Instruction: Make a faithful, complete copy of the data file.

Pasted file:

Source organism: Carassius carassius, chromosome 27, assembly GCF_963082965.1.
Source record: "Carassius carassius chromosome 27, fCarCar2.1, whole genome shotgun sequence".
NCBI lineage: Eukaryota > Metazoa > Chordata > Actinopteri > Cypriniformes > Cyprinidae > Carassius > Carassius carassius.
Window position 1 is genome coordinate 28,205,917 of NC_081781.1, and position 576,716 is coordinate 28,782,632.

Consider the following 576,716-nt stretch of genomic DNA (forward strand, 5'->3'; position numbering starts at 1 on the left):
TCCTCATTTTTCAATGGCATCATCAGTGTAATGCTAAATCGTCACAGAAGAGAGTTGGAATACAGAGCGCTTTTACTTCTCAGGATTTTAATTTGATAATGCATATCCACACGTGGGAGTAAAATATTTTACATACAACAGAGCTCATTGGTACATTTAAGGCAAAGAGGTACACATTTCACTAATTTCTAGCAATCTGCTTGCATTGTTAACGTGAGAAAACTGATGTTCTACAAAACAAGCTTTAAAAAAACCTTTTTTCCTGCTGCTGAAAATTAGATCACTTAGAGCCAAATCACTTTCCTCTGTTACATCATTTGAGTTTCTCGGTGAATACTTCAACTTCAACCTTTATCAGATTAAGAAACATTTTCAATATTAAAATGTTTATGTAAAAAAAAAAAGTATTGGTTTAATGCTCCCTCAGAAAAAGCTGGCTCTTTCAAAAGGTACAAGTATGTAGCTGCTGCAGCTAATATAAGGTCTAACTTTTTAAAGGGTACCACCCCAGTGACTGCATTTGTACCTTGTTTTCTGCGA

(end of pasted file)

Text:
Source organism: Carassius carassius, chromosome 27, assembly GCF_963082965.1.
Source record: "Carassius carassius chromosome 27, fCarCar2.1, whole genome shotgun sequence".
NCBI lineage: Eukaryota > Metazoa > Chordata > Actinopteri > Cypriniformes > Cyprinidae > Carassius > Carassius carassius.
Window position 1 is genome coordinate 28,205,917 of NC_081781.1, and position 576,716 is coordinate 28,782,632.

Consider the following 576,716-nt stretch of genomic DNA (forward strand, 5'->3'; position numbering starts at 1 on the left):
TCCTCATTTTTCAATGGCATCATCAGTGTAATGCTAAATCGTCACAGAAGAGAGTTGGAATACAGAGCGCTTTTACTTCTCAGGATTTTAATTTGATAATGCATATCCACACGTGGGAGTAAAATATTTTACATACAACAGAGCTCATTGGTACATTTAAGGCAAAGAGGTACACATTTCACTAATTTCTAGCAATCTGCTTGCATTGTTAACGTGAGAAAACTGATGTTCTACAAAACAAGCTTTAAAAAAACCTTTTTTCCTGCTGCTGAAAATTAGATCACTTAGAGCCAAATCACTTTCCTCTGTTACATCATTTGAGTTTCTCGGTGAATACTTCAACTTCAACCTTTATCAGATTAAGAAACATTTTCAATATTAAAATGTTTATGTAAAAAAAAAAAGTATTGGTTTAATGCTCCCTCAGAAAAAGCTGGCTCTTTCAAAAGGTACAAGTATGTAGCTGCTGCAGCTAATATAAGGTCTAACTTTTTAAAGGGTACCACCCCAGTGACTGCATTTGTACCTTGTTTTCTGCGA